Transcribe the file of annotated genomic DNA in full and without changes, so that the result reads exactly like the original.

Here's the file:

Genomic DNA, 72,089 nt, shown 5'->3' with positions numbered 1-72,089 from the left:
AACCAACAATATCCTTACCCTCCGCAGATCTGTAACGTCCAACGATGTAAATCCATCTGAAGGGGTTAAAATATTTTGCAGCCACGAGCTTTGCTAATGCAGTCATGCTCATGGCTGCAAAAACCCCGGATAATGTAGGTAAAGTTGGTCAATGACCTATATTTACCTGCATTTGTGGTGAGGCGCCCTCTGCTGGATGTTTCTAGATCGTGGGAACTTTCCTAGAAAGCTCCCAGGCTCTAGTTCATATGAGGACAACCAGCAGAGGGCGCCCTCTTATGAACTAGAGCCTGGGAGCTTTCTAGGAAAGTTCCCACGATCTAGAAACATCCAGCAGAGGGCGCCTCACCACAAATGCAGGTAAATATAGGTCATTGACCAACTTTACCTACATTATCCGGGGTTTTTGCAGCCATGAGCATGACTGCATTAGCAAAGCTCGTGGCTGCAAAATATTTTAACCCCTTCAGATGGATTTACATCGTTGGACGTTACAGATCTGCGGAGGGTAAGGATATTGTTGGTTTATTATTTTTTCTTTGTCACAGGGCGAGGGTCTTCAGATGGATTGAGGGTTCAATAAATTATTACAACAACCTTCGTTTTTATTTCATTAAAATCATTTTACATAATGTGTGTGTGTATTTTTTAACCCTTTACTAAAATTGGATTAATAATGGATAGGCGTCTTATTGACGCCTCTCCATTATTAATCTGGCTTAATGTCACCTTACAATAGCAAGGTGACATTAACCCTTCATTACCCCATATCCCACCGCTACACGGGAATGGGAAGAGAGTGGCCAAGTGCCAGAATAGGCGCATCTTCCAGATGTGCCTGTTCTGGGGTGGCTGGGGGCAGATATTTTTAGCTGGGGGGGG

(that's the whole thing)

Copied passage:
Genomic DNA, 72,089 nt, shown 5'->3' with positions numbered 1-72,089 from the left:
AACCAACAATATCCTTACCCTCCGCAGATCTGTAACGTCCAACGATGTAAATCCATCTGAAGGGGTTAAAATATTTTGCAGCCACGAGCTTTGCTAATGCAGTCATGCTCATGGCTGCAAAAACCCCGGATAATGTAGGTAAAGTTGGTCAATGACCTATATTTACCTGCATTTGTGGTGAGGCGCCCTCTGCTGGATGTTTCTAGATCGTGGGAACTTTCCTAGAAAGCTCCCAGGCTCTAGTTCATATGAGGACAACCAGCAGAGGGCGCCCTCTTATGAACTAGAGCCTGGGAGCTTTCTAGGAAAGTTCCCACGATCTAGAAACATCCAGCAGAGGGCGCCTCACCACAAATGCAGGTAAATATAGGTCATTGACCAACTTTACCTACATTATCCGGGGTTTTTGCAGCCATGAGCATGACTGCATTAGCAAAGCTCGTGGCTGCAAAATATTTTAACCCCTTCAGATGGATTTACATCGTTGGACGTTACAGATCTGCGGAGGGTAAGGATATTGTTGGTTTATTATTTTTTCTTTGTCACAGGGCGAGGGTCTTCAGATGGATTGAGGGTTCAATAAATTATTACAACAACCTTCGTTTTTATTTCATTAAAATCATTTTACATAATGTGTGTGTGTATTTTTTAACCCTTTACTAAAATTGGATTAATAATGGATAGGCGTCTTATTGACGCCTCTCCATTATTAATCTGGCTTAATGTCACCTTACAATAGCAAGGTGACATTAACCCTTCATTACCCCATATCCCACCGCTACACGGGAATGGGAAGAGAGTGGCCAAGTGCCAGAATAGGCGCATCTTCCAGATGTGCCTGTTCTGGGGTGGCTGGGGGCAGATATTTTTAGCTGGGGGGGG